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In "Types and Programming Languages", Pierce gives a translation from recursive types ($\mu$ types) to types expressed as regular trees: possibly infinite trees, but with finitely many distinct subtrees.

I'm wondering, is the converse true? Can every regular tree type be expressed using the $\mu$ fixpoint notation? It seems obvious that this can be done if you have mutually recursive types: you have a type for each subtree of the regular tree type. But can it be done with singly recursive types?

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    $\begingroup$ You can reduce mutable recursion to a single recursion, see Bekic's Theorem, see e.g. Section 10.1 of Winskel's book The Formal Semantics of Programming Languages. $\endgroup$ May 22, 2019 at 21:54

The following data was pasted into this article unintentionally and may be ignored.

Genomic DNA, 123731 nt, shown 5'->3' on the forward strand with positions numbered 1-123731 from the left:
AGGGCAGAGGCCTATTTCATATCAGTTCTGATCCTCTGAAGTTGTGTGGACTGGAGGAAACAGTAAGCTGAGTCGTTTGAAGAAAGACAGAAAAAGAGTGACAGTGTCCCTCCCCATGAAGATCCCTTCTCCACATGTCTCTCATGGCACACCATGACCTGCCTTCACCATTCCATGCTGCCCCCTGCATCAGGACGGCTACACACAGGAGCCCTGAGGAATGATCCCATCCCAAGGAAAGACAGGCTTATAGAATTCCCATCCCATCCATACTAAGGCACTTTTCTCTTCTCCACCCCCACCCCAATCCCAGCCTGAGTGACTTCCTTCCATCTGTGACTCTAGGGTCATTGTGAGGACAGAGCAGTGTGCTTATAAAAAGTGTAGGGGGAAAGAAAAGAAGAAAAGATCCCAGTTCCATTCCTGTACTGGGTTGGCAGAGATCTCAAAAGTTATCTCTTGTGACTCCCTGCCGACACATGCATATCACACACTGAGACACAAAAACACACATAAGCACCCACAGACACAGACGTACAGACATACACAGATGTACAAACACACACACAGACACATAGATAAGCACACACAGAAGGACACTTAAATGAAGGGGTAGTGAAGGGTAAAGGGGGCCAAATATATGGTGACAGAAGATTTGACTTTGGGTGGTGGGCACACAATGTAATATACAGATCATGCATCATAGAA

• $\begingroup$ @MartinBerger Perfect, just what I was looking for! $\endgroup$ May 23, 2019 at 0:55
  • $\begingroup$ @MartinBerger If you write that as an answer I'll accept it $\endgroup$ May 23, 2019 at 0:55

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You can reduce mutual recursion to a single recursion, see Bekic's Theorem, see e.g. Section 10.1 of Winskel's (1), where Bekic is worked out for programs rather than types. Note however that the details depend on the exact nature of the formal system in question. See A. Bauer's answer in (2) for the case of types.


  1. G. Winskel, The Formal Semantics of Programming Languages.

  2. CSTheory Stackexchange, Can Isorecursive types capture mutually recursive data types?

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